. Immunofluorescent labeling of cancer marker Her2 and other cellular targets with semiconductor quantum dots. Nat Biotechnol. 2003 Jan;21(1):41-6. PubMed.


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  1. Biology is at a wonderfully exciting, but vexing point. We have the sequences for all of the human genes. However, the business end of the body occurs [is run by] the products of the genes. Often, to understand how things are functioning, or what happens when they do not function properly, we need to be able to follow these gene products. Many diseases are diseases in trafficking of proteins, i.e., the protein is properly made but goes to the wrong place in a cell, where it may serve another function or may be processed abnormally. Often, it is even more important to know where a protein is being made, where it is going in response to a stimulus, where is it not going, than to know how much protein is being made. For the past 20 years, my lab has focused on such issues as protein targeting and transport. A nice summary of work on protein targeting and transport appears in Gunter Blobel's Nobel Address at the Nobel Web site.

    To study the movement of a protein we need to study it in a living cell. One of the best ways to do that is to label it with something that allows it to be seen with a light microscope (electron microscopes require "fixing" cells, and trying to study protein movement in a "fixed" cell would be like trying to study blood flow in a cadaver). Two of the more powerful approaches have been to chemically attach a fluorophore or to synthesize the protein of interest fused together with the GFP protein from jellyfish so it would glow, or fluoresce. Alas, all these fluorophores have a few limitations: first, they bleach (fade away) very quickly, often in seconds. Second, they emit light over a wide region of the light spectra, thus it is usually possible only to resolve one or two proteins at the same time.

    Quantum dots have been suggested to be a panacea for many of the problems of imaging multiple proteins. However, there have been a few major limitations:

    1) Quantum dots have been studied by physicists in organic solvents. In water, they die.

    2) It has been difficult to develop techniques for linking the quantum dots to probes so the specific molecules could be followed in the cell.

    3) It was not known if quantum dots would damage the viability of the cells.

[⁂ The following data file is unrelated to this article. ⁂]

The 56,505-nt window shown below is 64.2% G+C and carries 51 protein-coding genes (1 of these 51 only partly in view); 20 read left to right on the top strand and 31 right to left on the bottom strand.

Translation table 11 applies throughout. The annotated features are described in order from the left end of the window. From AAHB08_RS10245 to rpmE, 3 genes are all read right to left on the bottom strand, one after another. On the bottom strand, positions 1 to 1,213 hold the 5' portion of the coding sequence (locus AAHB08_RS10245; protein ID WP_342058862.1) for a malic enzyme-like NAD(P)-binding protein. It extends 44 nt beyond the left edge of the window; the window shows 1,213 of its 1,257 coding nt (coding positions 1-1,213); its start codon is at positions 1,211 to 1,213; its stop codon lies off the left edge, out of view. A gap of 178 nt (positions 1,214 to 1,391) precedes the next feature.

The current manuscript (one of six that we have in press) is the result of a few years’ work in which we have tried to develop quantum dots as a tool that can be used by the wider biological community. In the manuscript:

    1) We demonstrate that we can selectively and specifically label proteins in living cells with quantum dots. This is extremely important. In a field of cells, a few were selectively transfected to express a reporter protein that was fused to GFP. Only those cells expressing the jellyfish protein were labeled with the quantum dots. All other attempts have failed to show specificity.

    2) We demonstrate that it is possible to do continuous imaging of cells labeled with quantum dots through their entire development with no adverse effects. We followed Dictyostelium (the common amoeba) for 14 hours through their whole life cycle, and we followed human HeLa cells for 12 days.

    3) We demonstrate that it is possible to follow multiple quantum dot probes simultaneously, fulfilling a long-anticipated goal for these markers.

    The processing of APP is a critical problem in our attempts to understand Alzheimer’s. Thus, the interest of the Alzforum is quite relevant to the work at hand.

    View all comments by Sanford Simon
  2. It was demonstrated a few years ago that QDs had the potential to become a new and better class of fluorescent labels with advantages over conventional organic dyes. However, since some key technical problems remained to be solved, these advantages were not fully demonstrated in real applications, and QDs were not available for scientists who didn't have a chemistry lab to make QDs.

    Recently we have made a breakthrough in generating QD conjugates. In the article, we demonstrated the advantages of QDs (high intensity, photostability, multiplex flexibility) in real applications with specimens ranging from fixed tissue sections to live cells. In addition, we reported the first true multiplexed detection of specific cellular targets with QDs conjugated to streptavidin and IgGs. Our new quantum dot technology allows us to generate QDs at a commercial scale and sell QD conjugates (see www.qdots.com for products information). QD-based probes will have applications in immunocytochemistry, pathological diagnosis, live cell imaging, and multiple target analysis in many biological and biomedical applications. QDs have potential for in-vivo biomedical imaging. For example, QDs can be conjugated to antibodies or drugs, and the specificity of the antibodies and drugs can be monitored in vivo after they are injected into the circulation system.

    View all comments by Xingyong Wu

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  1. Join the Quantum Dots—for Brighter, Longer, and Multiplex Cell Images